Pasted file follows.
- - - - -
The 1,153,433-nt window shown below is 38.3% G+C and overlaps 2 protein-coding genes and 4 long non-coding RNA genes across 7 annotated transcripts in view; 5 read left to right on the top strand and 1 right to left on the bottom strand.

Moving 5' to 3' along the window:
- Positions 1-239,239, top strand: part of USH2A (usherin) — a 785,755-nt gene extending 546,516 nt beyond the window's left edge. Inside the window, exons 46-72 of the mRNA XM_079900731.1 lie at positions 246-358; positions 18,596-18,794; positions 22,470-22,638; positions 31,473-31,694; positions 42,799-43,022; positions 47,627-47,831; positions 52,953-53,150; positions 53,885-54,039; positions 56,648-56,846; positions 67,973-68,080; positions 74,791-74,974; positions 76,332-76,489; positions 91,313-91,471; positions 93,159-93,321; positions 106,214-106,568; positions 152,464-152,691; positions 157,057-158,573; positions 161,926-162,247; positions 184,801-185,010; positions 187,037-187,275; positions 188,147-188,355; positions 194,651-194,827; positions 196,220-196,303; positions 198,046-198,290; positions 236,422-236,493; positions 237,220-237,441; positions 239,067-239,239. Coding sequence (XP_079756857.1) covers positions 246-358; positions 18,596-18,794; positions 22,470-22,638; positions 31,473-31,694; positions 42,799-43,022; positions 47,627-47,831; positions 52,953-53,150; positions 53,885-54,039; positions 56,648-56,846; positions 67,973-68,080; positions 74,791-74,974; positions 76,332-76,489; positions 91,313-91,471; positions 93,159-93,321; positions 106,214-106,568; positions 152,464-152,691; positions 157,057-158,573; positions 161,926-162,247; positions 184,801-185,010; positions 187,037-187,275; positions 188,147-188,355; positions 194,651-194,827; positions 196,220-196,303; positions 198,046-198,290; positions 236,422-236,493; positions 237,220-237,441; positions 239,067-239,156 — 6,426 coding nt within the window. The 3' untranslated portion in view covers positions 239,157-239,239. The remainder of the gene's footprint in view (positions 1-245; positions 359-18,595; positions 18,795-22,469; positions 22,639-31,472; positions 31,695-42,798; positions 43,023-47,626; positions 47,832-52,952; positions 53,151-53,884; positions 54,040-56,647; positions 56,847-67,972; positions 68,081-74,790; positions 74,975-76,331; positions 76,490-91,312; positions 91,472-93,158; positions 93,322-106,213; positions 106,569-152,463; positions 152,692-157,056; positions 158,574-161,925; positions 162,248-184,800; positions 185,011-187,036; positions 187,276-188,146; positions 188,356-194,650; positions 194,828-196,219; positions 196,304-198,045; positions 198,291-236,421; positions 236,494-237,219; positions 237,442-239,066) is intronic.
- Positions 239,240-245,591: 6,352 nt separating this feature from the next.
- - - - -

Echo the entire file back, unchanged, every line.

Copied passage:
The 1,153,433-nt window shown below is 38.3% G+C and overlaps 2 protein-coding genes and 4 long non-coding RNA genes across 7 annotated transcripts in view; 5 read left to right on the top strand and 1 right to left on the bottom strand.

Moving 5' to 3' along the window:
- Positions 1-239,239, top strand: part of USH2A (usherin) — a 785,755-nt gene extending 546,516 nt beyond the window's left edge. Inside the window, exons 46-72 of the mRNA XM_079900731.1 lie at positions 246-358; positions 18,596-18,794; positions 22,470-22,638; positions 31,473-31,694; positions 42,799-43,022; positions 47,627-47,831; positions 52,953-53,150; positions 53,885-54,039; positions 56,648-56,846; positions 67,973-68,080; positions 74,791-74,974; positions 76,332-76,489; positions 91,313-91,471; positions 93,159-93,321; positions 106,214-106,568; positions 152,464-152,691; positions 157,057-158,573; positions 161,926-162,247; positions 184,801-185,010; positions 187,037-187,275; positions 188,147-188,355; positions 194,651-194,827; positions 196,220-196,303; positions 198,046-198,290; positions 236,422-236,493; positions 237,220-237,441; positions 239,067-239,239. Coding sequence (XP_079756857.1) covers positions 246-358; positions 18,596-18,794; positions 22,470-22,638; positions 31,473-31,694; positions 42,799-43,022; positions 47,627-47,831; positions 52,953-53,150; positions 53,885-54,039; positions 56,648-56,846; positions 67,973-68,080; positions 74,791-74,974; positions 76,332-76,489; positions 91,313-91,471; positions 93,159-93,321; positions 106,214-106,568; positions 152,464-152,691; positions 157,057-158,573; positions 161,926-162,247; positions 184,801-185,010; positions 187,037-187,275; positions 188,147-188,355; positions 194,651-194,827; positions 196,220-196,303; positions 198,046-198,290; positions 236,422-236,493; positions 237,220-237,441; positions 239,067-239,156 — 6,426 coding nt within the window. The 3' untranslated portion in view covers positions 239,157-239,239. The remainder of the gene's footprint in view (positions 1-245; positions 359-18,595; positions 18,795-22,469; positions 22,639-31,472; positions 31,695-42,798; positions 43,023-47,626; positions 47,832-52,952; positions 53,151-53,884; positions 54,040-56,647; positions 56,847-67,972; positions 68,081-74,790; positions 74,975-76,331; positions 76,490-91,312; positions 91,472-93,158; positions 93,322-106,213; positions 106,569-152,463; positions 152,692-157,056; positions 158,574-161,925; positions 162,248-184,800; positions 185,011-187,036; positions 187,276-188,146; positions 188,356-194,650; positions 194,828-196,219; positions 196,304-198,045; positions 198,291-236,421; positions 236,494-237,219; positions 237,442-239,066) is intronic.
- Positions 239,240-245,591: 6,352 nt separating this feature from the next.